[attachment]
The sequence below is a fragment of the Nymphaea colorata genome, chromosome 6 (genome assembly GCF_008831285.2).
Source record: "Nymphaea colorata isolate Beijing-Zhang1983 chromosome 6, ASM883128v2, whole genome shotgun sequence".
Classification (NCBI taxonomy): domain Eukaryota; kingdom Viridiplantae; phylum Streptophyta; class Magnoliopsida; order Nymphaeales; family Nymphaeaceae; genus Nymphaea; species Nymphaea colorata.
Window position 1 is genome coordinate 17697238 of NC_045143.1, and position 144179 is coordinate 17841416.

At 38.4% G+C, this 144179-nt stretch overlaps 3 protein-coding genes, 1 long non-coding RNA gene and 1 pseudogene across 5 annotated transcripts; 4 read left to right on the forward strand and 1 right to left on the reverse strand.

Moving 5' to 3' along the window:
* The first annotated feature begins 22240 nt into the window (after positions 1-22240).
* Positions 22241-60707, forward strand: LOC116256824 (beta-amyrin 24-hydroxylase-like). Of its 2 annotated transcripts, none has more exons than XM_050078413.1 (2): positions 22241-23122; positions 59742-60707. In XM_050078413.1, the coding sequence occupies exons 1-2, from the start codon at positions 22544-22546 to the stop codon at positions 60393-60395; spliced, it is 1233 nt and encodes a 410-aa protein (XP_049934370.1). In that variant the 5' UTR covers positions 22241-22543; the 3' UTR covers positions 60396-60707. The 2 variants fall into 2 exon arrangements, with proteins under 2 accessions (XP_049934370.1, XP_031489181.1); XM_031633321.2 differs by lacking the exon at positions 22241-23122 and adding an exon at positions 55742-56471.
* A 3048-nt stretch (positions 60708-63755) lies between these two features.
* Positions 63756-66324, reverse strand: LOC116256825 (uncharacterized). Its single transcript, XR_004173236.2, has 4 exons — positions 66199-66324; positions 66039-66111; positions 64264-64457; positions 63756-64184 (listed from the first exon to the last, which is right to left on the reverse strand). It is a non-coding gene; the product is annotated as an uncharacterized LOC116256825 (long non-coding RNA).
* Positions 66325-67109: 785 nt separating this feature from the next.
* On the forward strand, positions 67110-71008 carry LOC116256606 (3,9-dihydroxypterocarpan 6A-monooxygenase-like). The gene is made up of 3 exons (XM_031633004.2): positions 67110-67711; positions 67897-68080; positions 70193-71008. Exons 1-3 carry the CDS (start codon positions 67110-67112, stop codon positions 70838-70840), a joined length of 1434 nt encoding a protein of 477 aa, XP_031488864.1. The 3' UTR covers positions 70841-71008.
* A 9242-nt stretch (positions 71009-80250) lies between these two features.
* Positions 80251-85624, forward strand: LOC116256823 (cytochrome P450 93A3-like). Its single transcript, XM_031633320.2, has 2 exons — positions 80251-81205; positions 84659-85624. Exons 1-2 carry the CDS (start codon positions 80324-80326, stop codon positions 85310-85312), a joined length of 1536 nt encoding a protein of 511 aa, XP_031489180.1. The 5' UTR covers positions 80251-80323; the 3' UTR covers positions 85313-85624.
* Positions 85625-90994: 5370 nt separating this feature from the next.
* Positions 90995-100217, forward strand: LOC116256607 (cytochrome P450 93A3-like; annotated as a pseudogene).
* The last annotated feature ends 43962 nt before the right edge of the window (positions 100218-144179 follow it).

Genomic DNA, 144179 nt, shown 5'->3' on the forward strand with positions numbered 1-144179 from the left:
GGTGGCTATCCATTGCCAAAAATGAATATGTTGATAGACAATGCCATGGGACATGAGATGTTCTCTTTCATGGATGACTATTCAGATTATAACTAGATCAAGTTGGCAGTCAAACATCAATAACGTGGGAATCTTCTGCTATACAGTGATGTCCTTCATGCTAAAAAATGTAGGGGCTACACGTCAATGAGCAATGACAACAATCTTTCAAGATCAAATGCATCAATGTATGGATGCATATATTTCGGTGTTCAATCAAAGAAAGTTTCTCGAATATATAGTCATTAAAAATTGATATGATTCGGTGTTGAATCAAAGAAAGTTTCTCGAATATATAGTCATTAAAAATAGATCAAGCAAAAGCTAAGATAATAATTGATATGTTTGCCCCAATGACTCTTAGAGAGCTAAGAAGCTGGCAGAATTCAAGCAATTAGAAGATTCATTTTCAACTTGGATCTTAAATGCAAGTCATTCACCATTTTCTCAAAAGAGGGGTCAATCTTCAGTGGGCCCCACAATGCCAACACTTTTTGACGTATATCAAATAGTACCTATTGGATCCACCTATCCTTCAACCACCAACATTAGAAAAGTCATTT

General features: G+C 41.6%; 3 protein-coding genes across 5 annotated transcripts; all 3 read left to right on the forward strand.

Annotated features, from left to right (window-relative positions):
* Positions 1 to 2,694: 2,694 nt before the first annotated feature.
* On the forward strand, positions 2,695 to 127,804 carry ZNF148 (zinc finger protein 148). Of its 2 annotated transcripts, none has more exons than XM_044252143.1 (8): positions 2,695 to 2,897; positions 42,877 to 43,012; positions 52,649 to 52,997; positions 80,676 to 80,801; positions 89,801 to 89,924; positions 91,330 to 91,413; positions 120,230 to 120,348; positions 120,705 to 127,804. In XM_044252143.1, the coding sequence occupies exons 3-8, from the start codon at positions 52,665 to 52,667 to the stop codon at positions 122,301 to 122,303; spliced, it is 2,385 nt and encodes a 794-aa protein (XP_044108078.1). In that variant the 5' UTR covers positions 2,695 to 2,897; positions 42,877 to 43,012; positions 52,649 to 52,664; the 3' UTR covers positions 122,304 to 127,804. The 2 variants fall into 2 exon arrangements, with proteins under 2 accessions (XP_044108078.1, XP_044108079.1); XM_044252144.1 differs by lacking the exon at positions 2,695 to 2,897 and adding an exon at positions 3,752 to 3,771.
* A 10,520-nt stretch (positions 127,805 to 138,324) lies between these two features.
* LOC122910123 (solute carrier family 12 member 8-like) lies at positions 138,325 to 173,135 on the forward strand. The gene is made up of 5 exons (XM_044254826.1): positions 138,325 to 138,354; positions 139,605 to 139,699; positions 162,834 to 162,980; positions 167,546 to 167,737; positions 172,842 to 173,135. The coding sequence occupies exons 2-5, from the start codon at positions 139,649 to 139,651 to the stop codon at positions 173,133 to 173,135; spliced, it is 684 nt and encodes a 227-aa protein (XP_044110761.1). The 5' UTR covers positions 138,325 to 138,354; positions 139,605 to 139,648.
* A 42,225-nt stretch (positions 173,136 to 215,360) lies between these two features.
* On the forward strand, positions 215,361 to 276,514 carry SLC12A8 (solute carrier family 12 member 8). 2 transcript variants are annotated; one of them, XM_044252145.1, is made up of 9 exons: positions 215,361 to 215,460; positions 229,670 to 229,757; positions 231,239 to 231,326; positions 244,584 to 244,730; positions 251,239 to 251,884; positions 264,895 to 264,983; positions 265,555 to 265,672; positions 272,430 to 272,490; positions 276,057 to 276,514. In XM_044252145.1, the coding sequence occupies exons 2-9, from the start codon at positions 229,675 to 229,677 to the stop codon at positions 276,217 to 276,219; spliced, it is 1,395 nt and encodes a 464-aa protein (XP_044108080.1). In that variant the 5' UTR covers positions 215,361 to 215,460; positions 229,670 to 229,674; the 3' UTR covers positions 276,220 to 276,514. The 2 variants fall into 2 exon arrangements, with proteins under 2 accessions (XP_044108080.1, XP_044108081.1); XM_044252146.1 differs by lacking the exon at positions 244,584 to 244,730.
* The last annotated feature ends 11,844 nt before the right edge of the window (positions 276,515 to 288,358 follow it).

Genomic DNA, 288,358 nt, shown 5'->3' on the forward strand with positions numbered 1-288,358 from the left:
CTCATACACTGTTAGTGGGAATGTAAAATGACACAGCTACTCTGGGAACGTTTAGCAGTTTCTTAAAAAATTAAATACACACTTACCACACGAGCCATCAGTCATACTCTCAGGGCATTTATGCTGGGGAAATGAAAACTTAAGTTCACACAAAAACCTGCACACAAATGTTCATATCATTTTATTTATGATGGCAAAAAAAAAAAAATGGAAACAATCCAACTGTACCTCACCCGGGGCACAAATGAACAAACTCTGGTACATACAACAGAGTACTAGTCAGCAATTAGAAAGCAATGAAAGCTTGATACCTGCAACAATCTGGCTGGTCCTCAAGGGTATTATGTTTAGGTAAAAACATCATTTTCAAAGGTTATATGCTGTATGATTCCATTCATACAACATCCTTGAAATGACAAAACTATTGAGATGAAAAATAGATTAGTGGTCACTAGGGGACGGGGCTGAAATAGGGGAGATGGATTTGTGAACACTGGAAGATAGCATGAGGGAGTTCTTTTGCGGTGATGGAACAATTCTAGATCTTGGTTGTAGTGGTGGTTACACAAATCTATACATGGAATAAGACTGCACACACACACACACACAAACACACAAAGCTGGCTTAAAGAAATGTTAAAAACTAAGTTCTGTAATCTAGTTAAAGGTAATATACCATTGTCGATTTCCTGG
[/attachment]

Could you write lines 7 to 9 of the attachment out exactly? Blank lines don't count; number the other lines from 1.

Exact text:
* The first annotated feature begins 22240 nt into the window (after positions 1-22240).
* Positions 22241-60707, forward strand: LOC116256824 (beta-amyrin 24-hydroxylase-like). Of its 2 annotated transcripts, none has more exons than XM_050078413.1 (2): positions 22241-23122; positions 59742-60707. In XM_050078413.1, the coding sequence occupies exons 1-2, from the start codon at positions 22544-22546 to the stop codon at positions 60393-60395; spliced, it is 1233 nt and encodes a 410-aa protein (XP_049934370.1). In that variant the 5' UTR covers positions 22241-22543; the 3' UTR covers positions 60396-60707. The 2 variants fall into 2 exon arrangements, with proteins under 2 accessions (XP_049934370.1, XP_031489181.1); XM_031633321.2 differs by lacking the exon at positions 22241-23122 and adding an exon at positions 55742-56471.
* A 3048-nt stretch (positions 60708-63755) lies between these two features.